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Impact Print Media and Advertising Has on Standards of Beauty

In: Social Issues

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Running head: Impact Print Media Advertising has on Standard on Beauty

Impact print Media Advertising has on Standard of Beauty
Prepared by: Team A Wilbert Bullins, Angela Louis, Alice Moreland, Raegan Phillips, Jennifer Valles
University Of Phoenix
SOC/105
GA09ELEC06
Rochelle Votaw, MA
July 29, 2009

Impact Print Media Advertising has on Standard of Beauty

Since the dawn of time and throughout the years following, society has had a predetermined idea of what the standard of beauty should be. As times have changed, the media has assisted in the evolution of what the standards of beauty are today. In this paper we will take a look at what the media has portrayed the current standards of beauty are in our society. We will also examine print media and how it affects what American popular culture believes beautiful is. We will review the positive and negative aspects in the media inspired, standard of beauty and why Americans would choose to partake in the, sometimes strenuous, process of achieving this status.

Print media is considered to be one of the most powerful tools that have helped shape Popular American Culture today; it sets the trend on what is stylish, acceptable, and what is not. Print media can come in the form of newspaper, billboards, magazines, post cards, books, and brochures, just to name a few. In this day and age, when you look in a fashion magazine, you will observe most of the models and celebrities have very similar traits, such as flawless skin and a nice, thin figure, which is not how the typical American looks.

Print media will usually show an image of what the advertised company believes is suitable for the message they are implying by promoting certain ads. For example, a billboard advertising a gym membership, will typically display a male or female who is already thin and fit. Ads such as these can be either encouraging or discouraging to a consumer that knows for a fact they have a long process ahead of them achieving that look. Even in the advertising of specific nightclub events and social parties, post card-like promo cards are distributed with scantily clad models that are presumed beautiful.

Sir Thomas Overbury1613; “All the carnal beauty of my wife, is but skin deep,”

According to what print media has promoted beauty to be, a person must have an illuminating clear complexion, highlighted cheeks, long full lashes, shiny hair, basically the perfect appearance. In the popular culture from young teens and young adult to adult women, looking like a perfect model affiliates you with the rest of society by comparing their looks and physical characteristics with models premiered in printed ads such as magazines. Magazines racks and newsstands offer a variety of material that targets teenagers and young adults. The young culture has also become a stigma that retail stores cannot ignore. Products featured in the advertisement and the models are intended to appeal and influence the popular culture. Print advertising is known to send strong messages to young teens and young adults by elaborating how the advertised product will enhance the natural beauty and how this effect will give them that self-esteem and confidence. On the other hand, advertising toward adult women usually aims toward achieving the younger look by smoothing away any of the attributes that may give them an older appearance. Acne is the number one fear among young adults and adult women and can be very damaging toward the reflection of their self-esteem. One’s perception of beauty can impact how people feel about themselves and acne plays a huge role in how teens are viewed by their peers.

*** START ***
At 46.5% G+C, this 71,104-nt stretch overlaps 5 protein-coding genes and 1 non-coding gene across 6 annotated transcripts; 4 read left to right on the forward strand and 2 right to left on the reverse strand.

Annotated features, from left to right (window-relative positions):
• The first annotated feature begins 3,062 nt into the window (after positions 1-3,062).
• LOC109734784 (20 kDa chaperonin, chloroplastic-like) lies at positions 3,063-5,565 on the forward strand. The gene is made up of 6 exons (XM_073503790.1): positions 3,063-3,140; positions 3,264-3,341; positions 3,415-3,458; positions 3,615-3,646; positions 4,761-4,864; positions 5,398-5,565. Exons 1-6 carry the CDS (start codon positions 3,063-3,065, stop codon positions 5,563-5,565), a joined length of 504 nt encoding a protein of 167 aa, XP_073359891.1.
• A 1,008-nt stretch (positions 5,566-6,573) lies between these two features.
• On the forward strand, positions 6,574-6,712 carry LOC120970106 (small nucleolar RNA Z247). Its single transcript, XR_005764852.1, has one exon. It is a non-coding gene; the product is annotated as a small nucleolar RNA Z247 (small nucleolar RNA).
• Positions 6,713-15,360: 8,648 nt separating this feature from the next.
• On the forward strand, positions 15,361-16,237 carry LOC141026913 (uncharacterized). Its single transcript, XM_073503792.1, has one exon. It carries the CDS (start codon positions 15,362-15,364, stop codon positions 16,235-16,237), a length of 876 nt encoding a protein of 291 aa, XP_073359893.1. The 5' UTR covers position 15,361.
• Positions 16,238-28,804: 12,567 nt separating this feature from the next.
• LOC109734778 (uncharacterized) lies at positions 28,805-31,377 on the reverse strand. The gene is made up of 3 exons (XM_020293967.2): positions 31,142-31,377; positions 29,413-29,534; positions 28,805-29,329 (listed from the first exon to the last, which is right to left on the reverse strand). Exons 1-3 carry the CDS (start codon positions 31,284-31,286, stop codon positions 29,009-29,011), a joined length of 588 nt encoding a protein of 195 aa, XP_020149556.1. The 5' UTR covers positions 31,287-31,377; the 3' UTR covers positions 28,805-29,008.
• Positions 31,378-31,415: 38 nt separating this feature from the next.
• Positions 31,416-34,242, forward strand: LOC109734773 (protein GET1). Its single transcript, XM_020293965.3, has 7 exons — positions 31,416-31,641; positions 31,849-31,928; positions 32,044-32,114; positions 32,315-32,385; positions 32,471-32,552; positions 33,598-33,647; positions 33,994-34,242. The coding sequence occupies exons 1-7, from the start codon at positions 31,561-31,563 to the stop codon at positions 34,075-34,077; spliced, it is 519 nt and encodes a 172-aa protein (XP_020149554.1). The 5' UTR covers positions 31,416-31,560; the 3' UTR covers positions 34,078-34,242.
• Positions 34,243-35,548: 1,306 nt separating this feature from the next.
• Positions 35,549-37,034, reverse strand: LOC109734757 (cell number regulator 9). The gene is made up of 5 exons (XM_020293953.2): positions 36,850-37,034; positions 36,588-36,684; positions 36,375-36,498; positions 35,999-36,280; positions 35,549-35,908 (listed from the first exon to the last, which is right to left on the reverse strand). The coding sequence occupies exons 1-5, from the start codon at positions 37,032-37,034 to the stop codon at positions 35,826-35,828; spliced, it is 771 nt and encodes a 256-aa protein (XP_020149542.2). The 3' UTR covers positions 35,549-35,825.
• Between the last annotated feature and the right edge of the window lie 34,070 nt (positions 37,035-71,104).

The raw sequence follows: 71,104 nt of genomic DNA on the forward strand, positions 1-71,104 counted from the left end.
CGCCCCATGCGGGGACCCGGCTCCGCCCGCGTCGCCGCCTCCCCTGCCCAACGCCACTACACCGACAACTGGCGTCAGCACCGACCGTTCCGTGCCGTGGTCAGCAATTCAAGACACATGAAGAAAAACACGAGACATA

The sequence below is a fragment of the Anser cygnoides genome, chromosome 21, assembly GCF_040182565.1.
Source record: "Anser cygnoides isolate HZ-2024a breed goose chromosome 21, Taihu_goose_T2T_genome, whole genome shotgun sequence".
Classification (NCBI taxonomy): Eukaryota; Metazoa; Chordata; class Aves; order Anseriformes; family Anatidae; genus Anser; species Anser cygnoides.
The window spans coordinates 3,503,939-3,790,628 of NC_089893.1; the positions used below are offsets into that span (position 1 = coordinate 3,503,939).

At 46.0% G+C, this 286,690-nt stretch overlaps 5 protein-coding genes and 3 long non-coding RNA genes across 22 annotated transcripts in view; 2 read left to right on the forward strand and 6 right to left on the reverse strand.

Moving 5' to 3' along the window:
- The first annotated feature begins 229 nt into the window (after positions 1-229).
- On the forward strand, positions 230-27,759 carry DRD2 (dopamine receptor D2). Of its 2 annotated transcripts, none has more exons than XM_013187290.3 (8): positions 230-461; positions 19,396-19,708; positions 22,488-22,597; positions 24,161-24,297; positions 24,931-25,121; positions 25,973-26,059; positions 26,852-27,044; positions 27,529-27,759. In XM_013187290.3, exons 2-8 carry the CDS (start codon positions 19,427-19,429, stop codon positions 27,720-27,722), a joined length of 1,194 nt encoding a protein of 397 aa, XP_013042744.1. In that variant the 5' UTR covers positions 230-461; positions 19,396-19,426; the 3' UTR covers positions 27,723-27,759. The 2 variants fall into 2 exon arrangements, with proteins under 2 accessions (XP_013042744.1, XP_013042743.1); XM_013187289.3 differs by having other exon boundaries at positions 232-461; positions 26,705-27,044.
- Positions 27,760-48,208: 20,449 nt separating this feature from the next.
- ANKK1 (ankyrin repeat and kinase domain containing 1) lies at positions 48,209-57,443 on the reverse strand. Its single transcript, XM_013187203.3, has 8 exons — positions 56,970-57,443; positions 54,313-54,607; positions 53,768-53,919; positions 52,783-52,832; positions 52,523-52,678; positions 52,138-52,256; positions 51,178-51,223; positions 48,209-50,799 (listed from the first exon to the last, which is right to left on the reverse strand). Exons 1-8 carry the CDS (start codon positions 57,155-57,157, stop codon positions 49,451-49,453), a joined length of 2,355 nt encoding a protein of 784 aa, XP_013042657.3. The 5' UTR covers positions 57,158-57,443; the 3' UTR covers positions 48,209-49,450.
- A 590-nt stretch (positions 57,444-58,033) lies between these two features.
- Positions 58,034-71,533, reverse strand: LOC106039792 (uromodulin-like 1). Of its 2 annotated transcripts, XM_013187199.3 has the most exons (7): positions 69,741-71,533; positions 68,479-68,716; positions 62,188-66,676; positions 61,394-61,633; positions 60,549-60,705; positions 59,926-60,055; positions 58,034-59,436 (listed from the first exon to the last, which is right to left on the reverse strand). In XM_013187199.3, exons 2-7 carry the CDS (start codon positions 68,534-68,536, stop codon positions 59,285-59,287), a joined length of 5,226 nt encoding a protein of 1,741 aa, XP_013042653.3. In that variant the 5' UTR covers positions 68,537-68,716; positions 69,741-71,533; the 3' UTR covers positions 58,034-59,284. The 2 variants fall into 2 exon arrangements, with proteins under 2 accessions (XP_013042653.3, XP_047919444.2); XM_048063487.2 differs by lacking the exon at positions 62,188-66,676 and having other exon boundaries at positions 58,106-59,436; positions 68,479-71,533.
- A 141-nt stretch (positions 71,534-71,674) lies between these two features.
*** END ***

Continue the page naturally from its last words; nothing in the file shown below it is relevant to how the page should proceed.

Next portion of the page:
Why a person would want to alter or change the way they naturally look can have both a negative and positive reason for doing so. Someone achieving a level of comfort within their own conscience, and not someone else’s, is a positive reason for them to utilize the products or ways of living the print media advertises as a way to gain what they portray as beautiful. On the other hand, the same advertisers promote beauty as the most productive way of being accepted into today’s society, ultimately boosting an individual’s self-esteem. Media also subliminally introduces beauty as a form of currency. According to the media, you can achieve all the luxuries of the world by only looking a certain way and using it to gain all the amenities of a luxurious life. However, one of the reasons that could possibly fall in both negative and positive categories is for the purposes of employment. If someone were inspired to have a profession that included a high level of physical activities, they would have to be sure to include what they knew would help them either maintain or achieve a certain level of health, and in some cases, physical appearance in order to reach their goal. The problem is that the many different types of print media can unknowingly cause you to choose a product or method of reaching your goals that does not suit your body type or even your health specifications. On the other hand, achieving employment by way of your appearance can also have a very negative approach to “using what you have to get what you want.” Therefore, most people feel a constant need to conserve the latest and the most youthful looks. Whether a person decides to base their life achievements solely on their good looks or their level of education, popular American culture is believed to enhance a person’s ability to obtain other people’s approval, attention and compliments. However, popular American culture has developed into a superficial force which often ignores beauty, based exclusively on a person’s inner being. There are many ways to improve the way advertisements portray a person’s actual beauty, however most industries have grasped onto the idea that “sex sells.” There are also ethical ways to promote a new product without a negative consequence, which consist of humor and real life changing experiences. Although most advertisements have a negative approach to graving consumer’s attention, like sex, glamour and luxury, there are some advertisements that raise awareness to fight disease such as AIDs, cancer and child autism. Beauty advertisements target women that struggle with low self-esteem; women that believe that outer beauty will attract a worthy partner. However, these women ignore the fact that most men that are attracted to outer beauty more than inner beauty, are shallow, and in most cases struggling with low self-esteem themselves.